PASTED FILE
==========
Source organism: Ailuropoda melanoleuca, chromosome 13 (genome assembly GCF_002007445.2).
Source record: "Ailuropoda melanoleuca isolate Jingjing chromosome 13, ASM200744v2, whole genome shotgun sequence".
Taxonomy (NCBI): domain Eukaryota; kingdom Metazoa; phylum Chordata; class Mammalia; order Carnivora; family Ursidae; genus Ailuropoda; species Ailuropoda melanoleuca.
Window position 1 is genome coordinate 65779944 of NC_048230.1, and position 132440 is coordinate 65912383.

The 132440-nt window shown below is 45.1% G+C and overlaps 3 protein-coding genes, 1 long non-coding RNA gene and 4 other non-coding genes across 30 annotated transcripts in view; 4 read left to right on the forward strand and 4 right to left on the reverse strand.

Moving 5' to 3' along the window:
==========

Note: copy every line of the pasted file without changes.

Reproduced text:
Source organism: Ailuropoda melanoleuca, chromosome 13 (genome assembly GCF_002007445.2).
Source record: "Ailuropoda melanoleuca isolate Jingjing chromosome 13, ASM200744v2, whole genome shotgun sequence".
Taxonomy (NCBI): domain Eukaryota; kingdom Metazoa; phylum Chordata; class Mammalia; order Carnivora; family Ursidae; genus Ailuropoda; species Ailuropoda melanoleuca.
Window position 1 is genome coordinate 65779944 of NC_048230.1, and position 132440 is coordinate 65912383.

The 132440-nt window shown below is 45.1% G+C and overlaps 3 protein-coding genes, 1 long non-coding RNA gene and 4 other non-coding genes across 30 annotated transcripts in view; 4 read left to right on the forward strand and 4 right to left on the reverse strand.

Moving 5' to 3' along the window: